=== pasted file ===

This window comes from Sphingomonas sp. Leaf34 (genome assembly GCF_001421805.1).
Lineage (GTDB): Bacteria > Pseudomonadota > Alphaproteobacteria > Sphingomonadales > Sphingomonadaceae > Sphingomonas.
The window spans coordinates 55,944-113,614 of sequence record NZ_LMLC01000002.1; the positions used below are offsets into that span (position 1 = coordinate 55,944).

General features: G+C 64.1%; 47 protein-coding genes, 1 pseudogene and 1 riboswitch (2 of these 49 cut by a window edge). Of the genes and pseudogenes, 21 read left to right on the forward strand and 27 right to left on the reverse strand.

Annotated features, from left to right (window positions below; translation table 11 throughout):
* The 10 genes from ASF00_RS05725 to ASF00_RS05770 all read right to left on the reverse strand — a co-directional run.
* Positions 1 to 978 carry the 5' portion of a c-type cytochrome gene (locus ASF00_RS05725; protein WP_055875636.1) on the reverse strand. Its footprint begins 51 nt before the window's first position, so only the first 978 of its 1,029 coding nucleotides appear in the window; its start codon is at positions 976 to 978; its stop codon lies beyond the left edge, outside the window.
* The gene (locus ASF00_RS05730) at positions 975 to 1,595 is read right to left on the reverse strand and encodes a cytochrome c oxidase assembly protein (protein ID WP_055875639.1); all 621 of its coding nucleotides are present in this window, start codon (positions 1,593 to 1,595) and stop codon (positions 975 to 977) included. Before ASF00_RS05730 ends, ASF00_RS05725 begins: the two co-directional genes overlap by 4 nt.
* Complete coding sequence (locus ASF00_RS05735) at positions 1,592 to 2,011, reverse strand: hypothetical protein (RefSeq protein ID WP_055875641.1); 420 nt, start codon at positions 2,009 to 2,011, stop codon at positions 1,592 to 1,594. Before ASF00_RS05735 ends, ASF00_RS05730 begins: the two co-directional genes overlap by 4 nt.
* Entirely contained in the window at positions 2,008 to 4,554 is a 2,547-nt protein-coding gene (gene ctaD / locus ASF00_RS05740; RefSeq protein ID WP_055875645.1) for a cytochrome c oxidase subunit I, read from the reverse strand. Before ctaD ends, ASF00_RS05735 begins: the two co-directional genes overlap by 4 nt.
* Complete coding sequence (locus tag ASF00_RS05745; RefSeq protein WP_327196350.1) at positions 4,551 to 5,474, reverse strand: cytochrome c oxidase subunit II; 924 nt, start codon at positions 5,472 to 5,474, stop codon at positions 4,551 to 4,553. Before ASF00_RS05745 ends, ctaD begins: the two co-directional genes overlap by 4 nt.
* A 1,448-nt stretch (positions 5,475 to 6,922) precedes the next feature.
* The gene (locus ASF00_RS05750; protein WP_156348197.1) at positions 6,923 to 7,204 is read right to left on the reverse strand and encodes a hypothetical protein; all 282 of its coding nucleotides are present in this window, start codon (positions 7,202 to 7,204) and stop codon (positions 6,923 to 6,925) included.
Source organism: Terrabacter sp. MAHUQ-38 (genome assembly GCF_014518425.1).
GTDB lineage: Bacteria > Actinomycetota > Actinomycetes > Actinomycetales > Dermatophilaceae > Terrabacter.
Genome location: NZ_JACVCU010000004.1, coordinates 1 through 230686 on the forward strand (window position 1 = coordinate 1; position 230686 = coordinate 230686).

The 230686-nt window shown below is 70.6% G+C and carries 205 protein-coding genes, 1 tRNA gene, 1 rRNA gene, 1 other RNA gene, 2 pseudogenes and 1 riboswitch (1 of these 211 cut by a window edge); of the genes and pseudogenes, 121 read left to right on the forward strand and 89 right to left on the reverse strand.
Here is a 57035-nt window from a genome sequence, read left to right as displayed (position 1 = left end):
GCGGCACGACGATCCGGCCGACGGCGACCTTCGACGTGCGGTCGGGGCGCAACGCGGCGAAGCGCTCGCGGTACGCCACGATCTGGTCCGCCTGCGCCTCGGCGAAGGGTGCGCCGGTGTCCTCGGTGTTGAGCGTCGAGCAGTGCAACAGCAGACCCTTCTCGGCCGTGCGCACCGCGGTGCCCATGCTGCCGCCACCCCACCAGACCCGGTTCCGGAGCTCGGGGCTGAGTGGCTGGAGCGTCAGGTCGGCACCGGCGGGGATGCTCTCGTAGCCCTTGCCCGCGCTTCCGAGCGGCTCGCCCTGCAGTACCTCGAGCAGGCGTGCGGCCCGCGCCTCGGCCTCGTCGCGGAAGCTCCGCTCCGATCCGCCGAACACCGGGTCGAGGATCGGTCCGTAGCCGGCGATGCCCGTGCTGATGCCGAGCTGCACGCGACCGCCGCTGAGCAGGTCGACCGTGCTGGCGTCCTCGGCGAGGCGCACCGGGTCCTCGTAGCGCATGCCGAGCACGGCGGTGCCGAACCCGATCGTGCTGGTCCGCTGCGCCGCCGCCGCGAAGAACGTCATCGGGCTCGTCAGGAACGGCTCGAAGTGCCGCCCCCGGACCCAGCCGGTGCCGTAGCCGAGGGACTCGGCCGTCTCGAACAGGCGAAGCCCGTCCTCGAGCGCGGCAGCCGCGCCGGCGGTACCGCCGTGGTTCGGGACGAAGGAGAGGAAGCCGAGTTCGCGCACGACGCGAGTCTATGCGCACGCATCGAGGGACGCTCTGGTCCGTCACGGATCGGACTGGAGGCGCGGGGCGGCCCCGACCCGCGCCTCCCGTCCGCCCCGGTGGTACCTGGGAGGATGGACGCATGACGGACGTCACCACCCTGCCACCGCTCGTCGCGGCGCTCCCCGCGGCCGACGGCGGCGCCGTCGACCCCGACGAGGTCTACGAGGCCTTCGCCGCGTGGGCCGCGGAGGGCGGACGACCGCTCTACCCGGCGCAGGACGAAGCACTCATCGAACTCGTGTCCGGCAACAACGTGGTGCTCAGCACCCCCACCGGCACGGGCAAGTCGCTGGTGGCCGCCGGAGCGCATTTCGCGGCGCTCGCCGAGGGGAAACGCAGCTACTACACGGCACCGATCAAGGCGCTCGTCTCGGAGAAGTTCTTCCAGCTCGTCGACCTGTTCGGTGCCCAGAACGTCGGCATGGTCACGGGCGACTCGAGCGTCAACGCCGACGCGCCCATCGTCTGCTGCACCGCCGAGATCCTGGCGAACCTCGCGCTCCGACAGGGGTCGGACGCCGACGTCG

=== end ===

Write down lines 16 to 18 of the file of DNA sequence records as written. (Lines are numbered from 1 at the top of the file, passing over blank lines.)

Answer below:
Genome location: NZ_JACVCU010000004.1, coordinates 1 through 230686 on the forward strand (window position 1 = coordinate 1; position 230686 = coordinate 230686).

The 230686-nt window shown below is 70.6% G+C and carries 205 protein-coding genes, 1 tRNA gene, 1 rRNA gene, 1 other RNA gene, 2 pseudogenes and 1 riboswitch (1 of these 211 cut by a window edge); of the genes and pseudogenes, 121 read left to right on the forward strand and 89 right to left on the reverse strand.
Here is a 57035-nt window from a genome sequence, read left to right as displayed (position 1 = left end):